3. Tokens, sidekicks, and stereotypes–the fallback for ignorance and bigoted comfort

Black woman/Black people and of Color peoples and characters might be appearing more frequently in the media. But has how they’re being portrayed really changed all that much? #Blackcharacters #charactersofColor

 

#343: Number Again

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I’m a number again. A different number this year but still a number.

I am not a machine. I am a person. Unfortunately, I live in a country where people seem to need money so I have to work. Hopefully, something will come out of this. And not just endless amounts of frustration, anxiety, and empty pockets.

This time around, I do feel like I’m handling things better. And I feel more confident. So here’s to people treated like cogs in the machine and doing my best.

Just Business?

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Today, I attended a breakfast meeting hosted by the Black Chamber of Commerce. I am an independent author and I own an Etsy store that I don’t talk about on this blog. The volunteer coordinator that I work with suggested I attend this meeting after I told her about my online store. Sooooo…I went to their monthly breakfast meeting this morning.

It wasn’t very comfortable for me. Lone, Black independent author and textile artist sitting in room full of people belonging to “legitimate” businesses and organizations. When I introduced myself, there wasn’t a sense that very many of them cared about what I do. And I printed business cards and everything *sad face* I’m not some big name. I have literally no connections. I can’t get them funding for their organization’s interests and I cannot fund them. Those business people didn’t give a damn who I was. That’s how I felt.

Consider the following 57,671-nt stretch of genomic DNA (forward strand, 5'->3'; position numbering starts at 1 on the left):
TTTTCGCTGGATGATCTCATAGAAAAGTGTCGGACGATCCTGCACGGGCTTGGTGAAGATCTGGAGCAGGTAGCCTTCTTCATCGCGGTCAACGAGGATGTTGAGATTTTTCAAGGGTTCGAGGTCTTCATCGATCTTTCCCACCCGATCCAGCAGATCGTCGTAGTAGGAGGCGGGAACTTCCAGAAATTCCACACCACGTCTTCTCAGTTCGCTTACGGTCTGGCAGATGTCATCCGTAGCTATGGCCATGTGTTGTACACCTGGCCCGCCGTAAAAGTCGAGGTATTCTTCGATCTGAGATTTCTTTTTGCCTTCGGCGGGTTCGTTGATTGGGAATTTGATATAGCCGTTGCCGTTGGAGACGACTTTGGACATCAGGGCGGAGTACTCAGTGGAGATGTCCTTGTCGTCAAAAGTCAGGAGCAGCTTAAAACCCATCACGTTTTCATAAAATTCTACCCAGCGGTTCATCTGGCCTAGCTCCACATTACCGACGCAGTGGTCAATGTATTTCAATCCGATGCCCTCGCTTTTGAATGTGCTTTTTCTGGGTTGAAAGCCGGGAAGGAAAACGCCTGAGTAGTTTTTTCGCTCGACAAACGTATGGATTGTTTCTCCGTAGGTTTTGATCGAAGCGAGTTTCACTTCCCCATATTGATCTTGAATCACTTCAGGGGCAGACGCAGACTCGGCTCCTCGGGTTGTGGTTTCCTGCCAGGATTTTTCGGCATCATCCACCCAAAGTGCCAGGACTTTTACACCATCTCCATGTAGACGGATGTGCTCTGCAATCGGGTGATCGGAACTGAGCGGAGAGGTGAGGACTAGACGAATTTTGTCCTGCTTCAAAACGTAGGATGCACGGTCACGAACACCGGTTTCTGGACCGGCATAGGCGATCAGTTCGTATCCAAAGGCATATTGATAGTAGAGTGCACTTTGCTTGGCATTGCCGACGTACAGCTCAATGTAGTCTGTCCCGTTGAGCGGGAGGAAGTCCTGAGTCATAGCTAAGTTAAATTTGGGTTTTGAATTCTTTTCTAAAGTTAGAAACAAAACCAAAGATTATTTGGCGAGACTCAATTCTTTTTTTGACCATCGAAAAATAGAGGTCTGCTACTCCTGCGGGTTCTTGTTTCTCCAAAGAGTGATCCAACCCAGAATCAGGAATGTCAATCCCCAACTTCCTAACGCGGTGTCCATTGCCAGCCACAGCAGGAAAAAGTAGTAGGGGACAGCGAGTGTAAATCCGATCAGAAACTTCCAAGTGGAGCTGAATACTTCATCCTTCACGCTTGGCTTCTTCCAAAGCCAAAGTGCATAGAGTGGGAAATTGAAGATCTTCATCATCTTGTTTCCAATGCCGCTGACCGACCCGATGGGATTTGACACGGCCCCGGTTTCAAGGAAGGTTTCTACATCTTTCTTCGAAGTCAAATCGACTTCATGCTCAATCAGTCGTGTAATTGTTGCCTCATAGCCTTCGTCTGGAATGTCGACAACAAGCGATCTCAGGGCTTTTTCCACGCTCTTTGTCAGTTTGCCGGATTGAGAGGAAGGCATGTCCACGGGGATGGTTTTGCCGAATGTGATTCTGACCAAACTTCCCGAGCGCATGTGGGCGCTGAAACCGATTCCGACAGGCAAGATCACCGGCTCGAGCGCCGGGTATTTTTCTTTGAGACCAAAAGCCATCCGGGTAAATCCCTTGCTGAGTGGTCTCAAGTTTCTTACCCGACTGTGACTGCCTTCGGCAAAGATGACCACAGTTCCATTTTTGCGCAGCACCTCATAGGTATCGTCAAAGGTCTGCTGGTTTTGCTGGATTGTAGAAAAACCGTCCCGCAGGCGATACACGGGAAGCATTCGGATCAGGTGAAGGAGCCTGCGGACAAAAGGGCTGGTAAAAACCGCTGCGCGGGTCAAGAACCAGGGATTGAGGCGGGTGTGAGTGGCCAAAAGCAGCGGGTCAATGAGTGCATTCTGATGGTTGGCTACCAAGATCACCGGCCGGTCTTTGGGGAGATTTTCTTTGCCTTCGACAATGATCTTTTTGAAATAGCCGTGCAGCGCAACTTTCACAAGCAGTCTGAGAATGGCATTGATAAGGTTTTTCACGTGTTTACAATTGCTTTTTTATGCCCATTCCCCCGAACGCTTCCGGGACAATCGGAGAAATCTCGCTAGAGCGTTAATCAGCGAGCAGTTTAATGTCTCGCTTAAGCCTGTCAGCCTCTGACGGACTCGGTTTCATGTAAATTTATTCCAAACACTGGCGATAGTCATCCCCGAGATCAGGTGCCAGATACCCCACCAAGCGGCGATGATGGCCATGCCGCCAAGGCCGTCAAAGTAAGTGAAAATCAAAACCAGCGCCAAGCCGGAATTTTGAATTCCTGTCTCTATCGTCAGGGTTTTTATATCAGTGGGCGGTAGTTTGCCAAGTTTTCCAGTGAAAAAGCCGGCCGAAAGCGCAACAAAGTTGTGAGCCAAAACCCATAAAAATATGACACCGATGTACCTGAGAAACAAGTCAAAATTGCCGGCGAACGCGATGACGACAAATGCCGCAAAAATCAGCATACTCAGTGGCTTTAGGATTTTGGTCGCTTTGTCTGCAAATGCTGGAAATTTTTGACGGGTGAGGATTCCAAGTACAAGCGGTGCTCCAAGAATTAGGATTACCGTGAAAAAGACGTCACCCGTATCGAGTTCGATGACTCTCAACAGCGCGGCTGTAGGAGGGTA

And do they really think I can afford to join? $85, $150 a year and up. Girl, please. The struggle is real. I would have to be sure an investment like that is worth it.

I don’t think of myself as a business owner. What’s more, business feels like a dirty word to me. A cold, dirty, cutthroat capitalist word. As a child who was on medicaid, Section 8, and attending public schools, I grew up at the mercy and whims of such faceless entities such as non-profits, government, and businesses with all their talk of money, budgets, and “funding”. Now that I’m an adult that hasn’t changed. These system people are still failing me after an entire childhood of watching them value, revalue, and devalue my life.

Everyone at the breakfast was a little curt, to the point, and looking for useful names to add to their digital Rolodex. Pretty sure I wasn’t one of those names. On the one hand, its a use and be used system. I’m not sure if I want to fit directly into something like that.

I want to say something empowering or helpful to anyone reading this. Smh. Too tired.

November

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I’ve achieved a lot this year and still have a little more to go. I’m very close to finishing another fantasy fiction novel that I’m very proud of. I’m feeling more confident putting my manuscripts/novels out there for other people to see.

I made a few offline sales with my small crafting business. (Getting people to buy stuff online is the problem.)

National Novel Writing Month didn’t completely defeat me this month and I’m at about 44,000 words in my 50,000 word goal.

I let go of some unhealthy attachments and worked on taking better care of myself.

But today was just full of trials. My mother’s ex-husband is still stalking me online and off. He sent a package to my house today, which was rejected. He has been trying to use my social security number and my sister’s on his taxes. My family is as abusive as ever on top of this. Luckily I have one person in my life other than myself who seems to truly care about my well being. Otherwise, I’d go crazy.

Full Disclosure

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Recently, I visited a podiatrist to check my overall foot health. Not only was the appointment uninformative and he did not examine my feet, the doctor made an unsolicited, medically unnecessary comment about my weight that had nothing to do with my feet. I reported him to this state’s Medical Board.